I’m back! – Something’s better than nothing

I have returned, but all this post will be is a random smattering of thoughts and excuses because that’s better than continuing to not update.

I have 4 drafts of half-written posts in which I try to tackle major topics or points of confusion, but (obviously) I haven’t posted any of them, even the ones I first started more than six months ago.

My most recent half-finished draft was abandoned when I realized 2 paragraphs in that it could easily be a book. The topic I was trying to address was human tissue use in research. I thought I could make a quick list of the major ethical concerns, another list of what types of human tissue are used in biology research, and then define each of those and address common misconceptions or at least explain the good, the bad, and the ugly and talk about what are historical versus modern practices. Why I thought that would all fit in a short blog post, I don’t know.

But I can tell you the inspiration for that post:

I made a mistake in my last post: the human cells I’m working with are not induced-puripotent stem cells (i.e. cells taken from adult, often skin cells from a cheek swab and reprogrammed into stem cells that are incapable of forming a human embryo but can still be differentiated into every cell type and used to study human cells), but they are actually an embryonic stem cell line. The specific line was made from WA09, a line created at the University of Wisconsin in 2001. Embryonic stem cell lines do actually come from embryos, but like the induced-pluripotent stem cells, we are not capable of making a human embryo from them. This particular line came from a medical center in Israel. The source of the tissue for embryonic stem cells is leftover tissue from IVF. When doing IVF, many more eggs are fertilized than will be needed to ensure there will be enough. Cells are taken from leftover blastocysts* a few days later.

*the first few paragraphs of that Wikipedia page will probably explain this better, but basically a blastocyst is a ball of cells that is the very early embryo.

Embryonic stem cells have some big advantages in that they are much more normal and mimic normal development much better than induced-pluripotent stem cells, making them far better for basic research applications. There certainly is more contention around their use, but I think it’s worth remembering that this tissue was taken from an abortion that would have been done anyway (I have never heard of a modern case of an abortion being done specifically to obtain cells, and if there is one, you’d be hard-pressed to find scientists who don’t agree that would be wildly unethical), and this single cell line has been around for 15 years and has been and will continue to give us a valuable model that has the advantage of 1) being human cells** and 2) not requiring sacrificing the comfort or lives of any people or animals to use.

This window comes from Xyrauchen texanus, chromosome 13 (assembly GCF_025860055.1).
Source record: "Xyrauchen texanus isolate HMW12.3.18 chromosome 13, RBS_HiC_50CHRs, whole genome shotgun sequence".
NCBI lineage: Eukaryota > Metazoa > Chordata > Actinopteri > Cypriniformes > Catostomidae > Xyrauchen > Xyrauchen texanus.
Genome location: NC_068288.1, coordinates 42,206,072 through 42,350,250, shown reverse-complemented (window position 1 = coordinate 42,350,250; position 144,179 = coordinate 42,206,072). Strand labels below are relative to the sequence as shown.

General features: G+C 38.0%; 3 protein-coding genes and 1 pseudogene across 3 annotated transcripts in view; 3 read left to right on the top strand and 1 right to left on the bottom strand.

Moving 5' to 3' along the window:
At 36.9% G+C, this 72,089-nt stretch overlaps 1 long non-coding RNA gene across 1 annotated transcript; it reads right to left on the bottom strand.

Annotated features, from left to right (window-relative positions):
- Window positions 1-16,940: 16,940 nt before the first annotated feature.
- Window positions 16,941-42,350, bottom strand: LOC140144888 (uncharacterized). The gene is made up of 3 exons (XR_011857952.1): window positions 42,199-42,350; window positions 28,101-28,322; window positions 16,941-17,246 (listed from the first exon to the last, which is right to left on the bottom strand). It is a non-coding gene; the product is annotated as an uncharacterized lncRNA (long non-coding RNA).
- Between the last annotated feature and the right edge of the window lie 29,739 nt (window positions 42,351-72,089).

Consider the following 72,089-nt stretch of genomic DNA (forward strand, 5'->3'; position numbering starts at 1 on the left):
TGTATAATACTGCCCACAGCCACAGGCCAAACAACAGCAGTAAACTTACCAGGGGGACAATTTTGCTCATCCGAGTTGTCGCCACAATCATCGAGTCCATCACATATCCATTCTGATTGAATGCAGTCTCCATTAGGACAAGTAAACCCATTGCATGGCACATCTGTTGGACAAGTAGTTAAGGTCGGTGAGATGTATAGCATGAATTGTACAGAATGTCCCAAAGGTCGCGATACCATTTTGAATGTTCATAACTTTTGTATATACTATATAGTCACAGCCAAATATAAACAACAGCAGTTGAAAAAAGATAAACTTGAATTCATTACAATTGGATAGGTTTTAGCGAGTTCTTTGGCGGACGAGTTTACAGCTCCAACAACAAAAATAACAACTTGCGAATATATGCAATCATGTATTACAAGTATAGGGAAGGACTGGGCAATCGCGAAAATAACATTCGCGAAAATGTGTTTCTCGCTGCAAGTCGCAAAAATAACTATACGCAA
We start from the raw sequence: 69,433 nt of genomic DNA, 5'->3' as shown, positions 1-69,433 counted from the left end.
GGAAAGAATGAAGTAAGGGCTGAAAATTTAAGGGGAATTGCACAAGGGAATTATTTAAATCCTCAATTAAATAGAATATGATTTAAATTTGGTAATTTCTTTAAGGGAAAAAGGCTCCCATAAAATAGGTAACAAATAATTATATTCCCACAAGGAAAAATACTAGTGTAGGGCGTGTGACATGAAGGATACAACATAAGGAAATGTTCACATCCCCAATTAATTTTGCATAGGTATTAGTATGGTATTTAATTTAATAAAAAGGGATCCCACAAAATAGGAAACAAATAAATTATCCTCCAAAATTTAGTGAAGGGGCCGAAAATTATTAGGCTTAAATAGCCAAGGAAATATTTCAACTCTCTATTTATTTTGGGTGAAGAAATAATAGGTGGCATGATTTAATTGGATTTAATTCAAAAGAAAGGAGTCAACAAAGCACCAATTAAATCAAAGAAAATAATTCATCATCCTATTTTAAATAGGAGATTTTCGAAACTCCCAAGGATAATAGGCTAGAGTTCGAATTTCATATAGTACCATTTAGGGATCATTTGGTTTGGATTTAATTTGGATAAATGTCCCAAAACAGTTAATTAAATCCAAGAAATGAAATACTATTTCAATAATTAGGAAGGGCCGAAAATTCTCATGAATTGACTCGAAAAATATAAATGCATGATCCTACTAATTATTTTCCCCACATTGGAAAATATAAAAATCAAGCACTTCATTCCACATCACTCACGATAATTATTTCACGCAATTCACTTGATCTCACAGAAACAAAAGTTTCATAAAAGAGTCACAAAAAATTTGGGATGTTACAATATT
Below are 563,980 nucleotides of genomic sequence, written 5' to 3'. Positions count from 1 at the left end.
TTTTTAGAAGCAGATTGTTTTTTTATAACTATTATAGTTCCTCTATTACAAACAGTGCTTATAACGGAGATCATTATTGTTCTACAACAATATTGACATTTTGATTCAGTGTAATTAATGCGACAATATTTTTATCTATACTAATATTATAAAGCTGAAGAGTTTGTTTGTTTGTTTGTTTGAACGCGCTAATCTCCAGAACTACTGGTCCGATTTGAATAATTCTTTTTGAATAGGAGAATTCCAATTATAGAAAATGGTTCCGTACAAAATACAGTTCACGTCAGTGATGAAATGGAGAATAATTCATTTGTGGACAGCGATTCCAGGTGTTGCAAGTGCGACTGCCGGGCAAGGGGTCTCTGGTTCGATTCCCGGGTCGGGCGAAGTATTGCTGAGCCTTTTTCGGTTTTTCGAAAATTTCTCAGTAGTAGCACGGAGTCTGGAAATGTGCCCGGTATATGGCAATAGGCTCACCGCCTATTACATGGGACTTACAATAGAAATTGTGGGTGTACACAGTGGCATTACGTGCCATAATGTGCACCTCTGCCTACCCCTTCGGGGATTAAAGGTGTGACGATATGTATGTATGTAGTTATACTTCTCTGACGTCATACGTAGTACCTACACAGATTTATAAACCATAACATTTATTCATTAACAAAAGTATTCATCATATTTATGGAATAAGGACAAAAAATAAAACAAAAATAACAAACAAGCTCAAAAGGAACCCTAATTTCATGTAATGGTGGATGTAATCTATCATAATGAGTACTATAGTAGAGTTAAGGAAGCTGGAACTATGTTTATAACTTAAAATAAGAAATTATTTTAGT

**mice are really great for a lot of research, but they are not humans. This is one reason we’ve cured cancer in mice 100 different ways, but still struggle with treating it in people.

So what I’ve been up to the past few months is a lot of getting set up to grow and use the cells myself and continuing to work on both the photoreceptor project and my optogenetic project.

And to end the post, here’s a pretty picture of my photoreceptors! The green marks the photoreceptors and the purple binds the cytoskeleton (cyto=cell, skeleton; basically the structure that gives the cell its shape).

Photoreceptors for Blog

Note on edits: My original post mistakenly said that embryonic stem cells could come from abortions, which is entirely wrong. I think I’ve absorbed too much mainstream media and didn’t think critically enough about it. Fortunately another grad student corrected me, and once he said this it was really obvious why embryonic stem cells can’t possibly come from abortions: the cells need to be taken from a very, very early stage: a few days after fertilization and before implantation. Abortions happen weeks later and so they would never be a source of a cell line. All embryonic stem cell lines originally come from unused embryos from IVF (which would otherwise get frozen for later use, donated to another family for implantation, or destroyed). Sorry for spreading misinformation!